The F-Word and Why You Should Feel Free To Use It.

A few months ago, I introduced one of my least favorite f-words to the 10x Cohort: Fear. Today, I’m bringing out another whopper.

Fail.

Does it make you cringe? Feel like the end of the world? Like a loser?

A lot of founders, CEOs, and entrepreneurs hate that word—mostly because they don’t use it correctly.

After all, there’s a reason why only a handful of companies make it big, and the rest don’t. It’s because for every one way there is to succeed, there are a hundred ways to fail. Bad ideas, poor execution, poor team chemistry, and not having the courage to try in the first place—all spectacular ways to fall off the radar.

Successful businesses accept failure as a very real option. Jeff Bezos has admitted that Amazon Prime looked horrible on paper, yet he knew they had to try it (things seem to have worked out). Airbnb almost didn’t make it out of bed. Reddit literally “faked it ‘til they made it.”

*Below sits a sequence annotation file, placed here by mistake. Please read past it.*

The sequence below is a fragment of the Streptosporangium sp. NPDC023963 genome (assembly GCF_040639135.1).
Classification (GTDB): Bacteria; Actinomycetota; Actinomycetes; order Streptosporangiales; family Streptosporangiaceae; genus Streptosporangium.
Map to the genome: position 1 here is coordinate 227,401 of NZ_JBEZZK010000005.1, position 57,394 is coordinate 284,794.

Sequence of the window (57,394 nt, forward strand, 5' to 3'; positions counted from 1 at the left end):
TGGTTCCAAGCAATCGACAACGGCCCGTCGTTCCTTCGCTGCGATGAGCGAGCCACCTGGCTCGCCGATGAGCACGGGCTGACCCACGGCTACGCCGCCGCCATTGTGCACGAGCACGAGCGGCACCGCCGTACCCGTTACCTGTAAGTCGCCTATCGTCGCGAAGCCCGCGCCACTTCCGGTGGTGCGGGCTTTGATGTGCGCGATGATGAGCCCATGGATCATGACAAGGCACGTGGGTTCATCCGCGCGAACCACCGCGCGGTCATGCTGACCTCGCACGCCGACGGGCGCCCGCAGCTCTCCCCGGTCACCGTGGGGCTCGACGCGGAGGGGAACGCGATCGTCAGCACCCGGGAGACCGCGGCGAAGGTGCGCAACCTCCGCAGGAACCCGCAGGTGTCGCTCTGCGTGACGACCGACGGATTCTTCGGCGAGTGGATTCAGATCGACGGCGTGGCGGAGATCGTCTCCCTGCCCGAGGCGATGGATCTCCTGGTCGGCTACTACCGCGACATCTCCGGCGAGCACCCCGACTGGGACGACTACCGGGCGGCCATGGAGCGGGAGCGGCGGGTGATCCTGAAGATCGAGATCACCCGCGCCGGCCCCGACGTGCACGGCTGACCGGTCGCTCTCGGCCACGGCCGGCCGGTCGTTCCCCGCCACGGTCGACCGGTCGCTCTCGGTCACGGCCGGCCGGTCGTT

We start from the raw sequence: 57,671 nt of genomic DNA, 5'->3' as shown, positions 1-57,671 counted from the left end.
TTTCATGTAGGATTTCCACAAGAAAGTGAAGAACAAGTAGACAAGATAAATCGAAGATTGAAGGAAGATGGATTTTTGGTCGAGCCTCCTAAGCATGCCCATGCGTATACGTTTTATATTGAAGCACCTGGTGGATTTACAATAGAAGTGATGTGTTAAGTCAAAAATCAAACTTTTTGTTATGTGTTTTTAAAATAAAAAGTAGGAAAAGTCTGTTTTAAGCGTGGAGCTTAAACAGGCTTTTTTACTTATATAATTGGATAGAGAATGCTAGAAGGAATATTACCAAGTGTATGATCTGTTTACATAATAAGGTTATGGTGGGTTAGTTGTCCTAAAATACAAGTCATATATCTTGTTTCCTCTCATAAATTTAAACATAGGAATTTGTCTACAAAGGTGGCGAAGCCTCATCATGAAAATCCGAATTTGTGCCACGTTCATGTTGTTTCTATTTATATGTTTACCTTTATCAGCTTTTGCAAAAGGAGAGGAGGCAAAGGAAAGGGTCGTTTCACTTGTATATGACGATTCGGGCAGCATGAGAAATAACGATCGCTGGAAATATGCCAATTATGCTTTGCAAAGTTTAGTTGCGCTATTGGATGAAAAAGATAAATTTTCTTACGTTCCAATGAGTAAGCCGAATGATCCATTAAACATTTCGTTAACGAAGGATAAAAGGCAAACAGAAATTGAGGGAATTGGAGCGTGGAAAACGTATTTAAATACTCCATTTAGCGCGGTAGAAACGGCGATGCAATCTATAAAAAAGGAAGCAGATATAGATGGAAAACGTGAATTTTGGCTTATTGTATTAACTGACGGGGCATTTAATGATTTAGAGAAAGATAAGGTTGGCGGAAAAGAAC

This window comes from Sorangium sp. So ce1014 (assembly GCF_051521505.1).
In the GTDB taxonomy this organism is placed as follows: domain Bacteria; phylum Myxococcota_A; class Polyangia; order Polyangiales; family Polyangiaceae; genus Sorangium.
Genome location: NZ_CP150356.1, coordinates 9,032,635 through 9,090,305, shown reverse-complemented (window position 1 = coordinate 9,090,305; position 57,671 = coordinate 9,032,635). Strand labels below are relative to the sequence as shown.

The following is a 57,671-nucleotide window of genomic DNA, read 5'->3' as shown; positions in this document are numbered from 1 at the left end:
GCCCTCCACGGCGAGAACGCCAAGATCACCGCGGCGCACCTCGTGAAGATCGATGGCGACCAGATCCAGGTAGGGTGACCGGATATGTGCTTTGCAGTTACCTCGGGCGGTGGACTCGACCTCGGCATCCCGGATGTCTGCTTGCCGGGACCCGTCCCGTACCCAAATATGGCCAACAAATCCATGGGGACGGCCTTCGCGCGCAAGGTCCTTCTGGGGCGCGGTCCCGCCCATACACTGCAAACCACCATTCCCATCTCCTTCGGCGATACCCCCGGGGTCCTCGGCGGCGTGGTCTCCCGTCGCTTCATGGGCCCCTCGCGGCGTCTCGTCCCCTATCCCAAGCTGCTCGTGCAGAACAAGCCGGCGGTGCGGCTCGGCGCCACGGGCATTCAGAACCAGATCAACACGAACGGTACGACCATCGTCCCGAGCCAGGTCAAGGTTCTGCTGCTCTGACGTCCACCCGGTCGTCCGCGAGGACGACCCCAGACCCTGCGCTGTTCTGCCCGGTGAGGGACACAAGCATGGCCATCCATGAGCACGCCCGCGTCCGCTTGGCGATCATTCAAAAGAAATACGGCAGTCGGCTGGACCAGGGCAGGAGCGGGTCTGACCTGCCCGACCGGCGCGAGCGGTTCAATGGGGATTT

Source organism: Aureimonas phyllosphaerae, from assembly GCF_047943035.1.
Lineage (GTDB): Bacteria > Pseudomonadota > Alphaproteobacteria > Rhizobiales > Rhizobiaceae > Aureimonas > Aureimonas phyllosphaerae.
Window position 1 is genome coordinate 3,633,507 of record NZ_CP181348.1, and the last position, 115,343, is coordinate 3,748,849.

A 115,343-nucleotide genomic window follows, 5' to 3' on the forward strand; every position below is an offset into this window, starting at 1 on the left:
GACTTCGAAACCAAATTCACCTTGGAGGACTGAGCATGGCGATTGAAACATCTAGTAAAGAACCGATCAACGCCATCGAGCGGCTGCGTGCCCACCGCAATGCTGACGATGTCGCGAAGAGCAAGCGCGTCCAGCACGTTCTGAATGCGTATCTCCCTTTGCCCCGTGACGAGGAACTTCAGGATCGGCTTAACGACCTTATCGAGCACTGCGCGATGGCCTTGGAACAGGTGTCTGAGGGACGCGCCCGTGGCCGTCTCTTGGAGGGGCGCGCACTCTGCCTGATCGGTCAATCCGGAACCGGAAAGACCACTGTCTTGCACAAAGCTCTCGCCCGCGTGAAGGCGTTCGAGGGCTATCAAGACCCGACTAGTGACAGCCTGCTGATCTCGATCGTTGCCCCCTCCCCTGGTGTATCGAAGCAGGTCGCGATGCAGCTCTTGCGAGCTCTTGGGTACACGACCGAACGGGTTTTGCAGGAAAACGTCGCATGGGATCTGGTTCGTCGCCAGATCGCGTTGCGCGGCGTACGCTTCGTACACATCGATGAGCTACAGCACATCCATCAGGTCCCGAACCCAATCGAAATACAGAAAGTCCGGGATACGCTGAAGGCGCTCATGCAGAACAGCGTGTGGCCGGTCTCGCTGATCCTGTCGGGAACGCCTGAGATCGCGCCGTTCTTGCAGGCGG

Trust me. I’ve been there, too. Remind me to tell you about my $20,000 mistake.

As I (and several successful CEOs and founders apparently) see it, failure is only an f-bomb if you don’t experience it and then learn from it. It isn’t a test. It’s a tool. When used appropriately, it can help you learn how to pivot and prioritize. Quickly.

So let’s treat it as a tool.

Think about your last project that didn’t go so hot.

  1. What did I love about it?

  2. What did I learn from it?

  3. If I had to do it all over again, would I?

While the meat of this tool is in the first two questions, the gravy is in #3. Consider your “no” answer carefully; by saying no, you are also saying that the endeavor taught you absolutely nothing—not even the wrong way to do something. It’s a rare failure that doesn’t present you with something you didn’t have before—even if it’s just humility.

Onward,

Bill

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We can learn some of our best lessons through failure. Today, embrace the f-word in all its glory. List your biggest Failures and your Favorite lessons learned.

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While failure is a useful tool, it’s not the tool I’d choose to run your business. These are.


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